Trio Of Commissioners Present Plans For Paying For Transit Expansion
Written by Ted Carter on June 5, 2008
By Ted Carter
Business and civic leaders heard a pitch Friday for higher fares and gas taxes as the best way to keep a 30-year-old promise to extend Metrorail service up a north Miami-Dade corridor to predominantly African-American communities.
"I think we have to entertain everything possible to get the resources," said Miami-Dade Commissioner Barbara Jordan of the long-planned 9.5-mile Phase 2 Orange Line extension of the Metrorail system. The extension is designed to serve the communities along Northwest Seventh Avenue with seven new stations from Northwest 82nd Street to Northwest 215th Street.
County Commission Chairman Bruno Barreiro and Commissioner Carlos Gimenez joined Ms. Jordan in speaking to a session of the Greater Miami Chamber of Commerce’s Transportation Committee on the opening day of the business organization’s two-day goals-setting gathering.
Mr. Gimenez said he can’t support Ms. Jordan’s across-the-board fare hikes. Nor, he said, can he support her plan to eliminate free rides for low-income veterans and the elderly and reduced fares for the disabled and public school students.
But he said he wants transit projects to start getting a share of impact fees developers pay in exchange for building projects in high-density areas. This would prove a useful approach, he said, when "you can’t do more capacity improvements for roads."
Mr. Gimenez said he is preparing an ordinance for the commission to consider this summer that would expand impact fee uses to include capital projects for transit and possibly operation of bus lines.
He supports the long-promised extension of the Orange Line up the north Miami-Dade corridor but said he thinks ceaseless gas-price increases will generate huge demand for transit. That makes this a bad time to raise fares and restore a two-penny-a-gallon gas tax for transit, Mr. Gimenez said.
He wants the line, he said, but added: "I’m not going to sell my firstborn to do this."
At some point, the county may have to opt instead for an improved and more efficient bus line along the north corridor at "one-seventh of the cost" of a rail line, Mr. Gimenez said.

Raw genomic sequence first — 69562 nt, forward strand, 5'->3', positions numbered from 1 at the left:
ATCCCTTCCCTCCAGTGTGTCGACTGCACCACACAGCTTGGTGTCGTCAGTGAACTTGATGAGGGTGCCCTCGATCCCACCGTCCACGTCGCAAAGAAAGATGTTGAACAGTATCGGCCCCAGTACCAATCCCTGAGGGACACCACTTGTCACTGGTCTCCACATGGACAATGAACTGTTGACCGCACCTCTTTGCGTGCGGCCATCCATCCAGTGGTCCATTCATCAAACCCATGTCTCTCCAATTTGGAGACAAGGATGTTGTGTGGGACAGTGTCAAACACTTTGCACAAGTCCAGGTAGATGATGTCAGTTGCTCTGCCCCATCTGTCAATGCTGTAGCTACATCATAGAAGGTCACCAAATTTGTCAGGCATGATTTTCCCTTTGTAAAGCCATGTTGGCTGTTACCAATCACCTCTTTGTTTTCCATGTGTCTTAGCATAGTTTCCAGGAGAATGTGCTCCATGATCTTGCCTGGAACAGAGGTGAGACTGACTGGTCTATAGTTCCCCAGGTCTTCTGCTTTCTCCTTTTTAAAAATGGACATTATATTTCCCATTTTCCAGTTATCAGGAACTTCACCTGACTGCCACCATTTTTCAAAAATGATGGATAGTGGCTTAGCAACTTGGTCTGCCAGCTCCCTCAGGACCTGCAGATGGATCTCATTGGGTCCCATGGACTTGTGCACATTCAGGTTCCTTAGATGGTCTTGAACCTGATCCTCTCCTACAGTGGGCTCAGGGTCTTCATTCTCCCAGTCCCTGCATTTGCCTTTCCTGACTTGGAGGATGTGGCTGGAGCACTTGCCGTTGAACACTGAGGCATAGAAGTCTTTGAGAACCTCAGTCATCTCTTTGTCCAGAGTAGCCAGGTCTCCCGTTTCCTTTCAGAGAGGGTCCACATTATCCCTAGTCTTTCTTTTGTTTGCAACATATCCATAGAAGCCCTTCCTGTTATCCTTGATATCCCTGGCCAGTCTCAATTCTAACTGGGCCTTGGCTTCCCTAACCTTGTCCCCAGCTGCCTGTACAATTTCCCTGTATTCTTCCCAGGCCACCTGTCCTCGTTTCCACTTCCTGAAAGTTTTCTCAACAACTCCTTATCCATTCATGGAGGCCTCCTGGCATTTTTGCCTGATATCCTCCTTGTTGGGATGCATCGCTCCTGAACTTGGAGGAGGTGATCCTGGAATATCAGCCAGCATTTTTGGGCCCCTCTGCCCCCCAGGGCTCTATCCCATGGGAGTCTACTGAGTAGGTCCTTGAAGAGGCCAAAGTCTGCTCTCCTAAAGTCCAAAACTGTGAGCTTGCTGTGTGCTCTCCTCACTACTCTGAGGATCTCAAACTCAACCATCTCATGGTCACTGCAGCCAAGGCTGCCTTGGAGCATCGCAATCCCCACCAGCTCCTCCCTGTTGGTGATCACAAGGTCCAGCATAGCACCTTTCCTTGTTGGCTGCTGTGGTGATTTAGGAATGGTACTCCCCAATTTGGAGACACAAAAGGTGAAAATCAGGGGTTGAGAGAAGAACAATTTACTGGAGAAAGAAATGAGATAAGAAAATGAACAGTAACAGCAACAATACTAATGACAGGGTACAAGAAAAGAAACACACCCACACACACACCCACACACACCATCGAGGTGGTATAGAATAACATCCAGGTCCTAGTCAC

This year the transit system belatedly began applying standards on ridership numbers. That led to scrapping several bus routes. "We saved $13 million doing that, which can be put to the Orange Line," Mr. Gimenez said.
The increases in fares and gas taxes as well as rider-pass eliminations are to come before the commission June 17. Supporters such as Ms. Jordan say the tens of millions of dollars the transit-fee package would generate would show federal transit officials the county is able to meet its share of financial obligations on the Orange Line extension. That, in turn, could lead to restoration of funding the feds withdrew over concerns the county would not have the money to adequately operate the line once it opened.
The line is to run from the existing elevated guideway just north of the Martin Luther King Jr. Metrorail station at Northwest 62nd Street, serving the communities along the Northwest 27th Avenue corridor, Miami Dade College and the sports venues at Dolphin Stadium and Calder Race Course. It would end, transit officials say, at Northwest 215th Street just south of Florida’s Turnpike and be designed for further extension into Broward or to link up to a transit line from that county.
Chairman Barreiro supports Ms. Jordan’s proposal but has suggested an alternative of eliminating all fares and replacing them with a penny sales tax that would also replace a half-penny tax approved by voters in 2002. Half a penny would go for operation and maintenance of the transit system and the rest to capital costs, he said.
"Any major transit system has to be subsidized by a dedicated funding source," Mr. Barreiro said.
"Continuing to increase fares? Is that going to be a solution?
"I think a sales tax is the way to go."
He said he envisions county transit as "a seamless system of trains" that encourages more riders by not making them change from bus to train. But he warned against relying too much on the federal government to achieve the seamless system. Often, the difficulties of meeting Washington’s mandates make it better to go it alone, said Mr. Barreiro, who is halfway through the last year of his two-year chairmanship.
Federal transit officials discourage the kind of negotiating county staff undertook at commission direction that resulted in saving $11 million on replacing fare boxes throughout the system, he said.
In this instance, the county put the two top bidders in separate rooms and had them come out later with their best prices, he said.
Invited to address the goals conference session, Assistant County Manager Ysela Llort warned that the county must keep leaning on the state to ensure it contributes a promised $721 million share of phases two and three of the Orange Line. "We need to keep an eye on the state dollars," she said.
In a later interview, Ms. Llort clarified confusion over whether the commission will consider reinstating a 25-cent charge for the Metromover. The commission’s Transit Committee endorsed the new fee in the package of proposals that included the increases in transit fares and the gasoline tax. However, the Metromover fee was not among the measures sent to the full commission for consideration.
But Ms. Llort said the 25-cent Metromover fee will receive consideration, since proposing it was among the obligations handed staff in carrying out the Transit Committee’s order to present all options for raising transit revenues.
The Metromover fee wouldn’t net much, Ms. Llort said, and explained the transit agency will have to determine whether the costs of collecting it make it worth bringing back.